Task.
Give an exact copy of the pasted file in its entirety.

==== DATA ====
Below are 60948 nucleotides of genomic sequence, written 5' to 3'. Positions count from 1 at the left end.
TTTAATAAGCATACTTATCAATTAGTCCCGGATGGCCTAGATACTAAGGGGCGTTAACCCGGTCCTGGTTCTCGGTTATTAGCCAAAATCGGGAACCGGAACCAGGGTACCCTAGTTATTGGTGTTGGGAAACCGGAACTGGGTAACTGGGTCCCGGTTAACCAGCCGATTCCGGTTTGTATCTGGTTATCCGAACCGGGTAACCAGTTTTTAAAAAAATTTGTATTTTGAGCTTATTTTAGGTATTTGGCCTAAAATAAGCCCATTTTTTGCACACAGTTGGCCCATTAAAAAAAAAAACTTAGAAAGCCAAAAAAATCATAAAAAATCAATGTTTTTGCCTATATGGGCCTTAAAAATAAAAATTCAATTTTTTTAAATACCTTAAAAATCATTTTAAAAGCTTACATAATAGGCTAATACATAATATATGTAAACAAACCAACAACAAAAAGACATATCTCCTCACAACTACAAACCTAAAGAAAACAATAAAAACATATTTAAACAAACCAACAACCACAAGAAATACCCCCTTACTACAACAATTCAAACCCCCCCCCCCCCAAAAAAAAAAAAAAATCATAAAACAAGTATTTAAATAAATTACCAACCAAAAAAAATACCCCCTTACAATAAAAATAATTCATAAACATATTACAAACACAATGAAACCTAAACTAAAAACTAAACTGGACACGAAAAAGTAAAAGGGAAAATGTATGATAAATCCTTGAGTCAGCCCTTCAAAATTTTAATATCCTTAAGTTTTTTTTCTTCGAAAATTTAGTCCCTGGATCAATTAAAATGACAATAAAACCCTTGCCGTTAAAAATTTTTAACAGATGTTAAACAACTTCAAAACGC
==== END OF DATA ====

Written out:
Below are 60948 nucleotides of genomic sequence, written 5' to 3'. Positions count from 1 at the left end.
TTTAATAAGCATACTTATCAATTAGTCCCGGATGGCCTAGATACTAAGGGGCGTTAACCCGGTCCTGGTTCTCGGTTATTAGCCAAAATCGGGAACCGGAACCAGGGTACCCTAGTTATTGGTGTTGGGAAACCGGAACTGGGTAACTGGGTCCCGGTTAACCAGCCGATTCCGGTTTGTATCTGGTTATCCGAACCGGGTAACCAGTTTTTAAAAAAATTTGTATTTTGAGCTTATTTTAGGTATTTGGCCTAAAATAAGCCCATTTTTTGCACACAGTTGGCCCATTAAAAAAAAAAACTTAGAAAGCCAAAAAAATCATAAAAAATCAATGTTTTTGCCTATATGGGCCTTAAAAATAAAAATTCAATTTTTTTAAATACCTTAAAAATCATTTTAAAAGCTTACATAATAGGCTAATACATAATATATGTAAACAAACCAACAACAAAAAGACATATCTCCTCACAACTACAAACCTAAAGAAAACAATAAAAACATATTTAAACAAACCAACAACCACAAGAAATACCCCCTTACTACAACAATTCAAACCCCCCCCCCCCCAAAAAAAAAAAAAAATCATAAAACAAGTATTTAAATAAATTACCAACCAAAAAAAATACCCCCTTACAATAAAAATAATTCATAAACATATTACAAACACAATGAAACCTAAACTAAAAACTAAACTGGACACGAAAAAGTAAAAGGGAAAATGTATGATAAATCCTTGAGTCAGCCCTTCAAAATTTTAATATCCTTAAGTTTTTTTTCTTCGAAAATTTAGTCCCTGGATCAATTAAAATGACAATAAAACCCTTGCCGTTAAAAATTTTTAACAGATGTTAAACAACTTCAAAACGC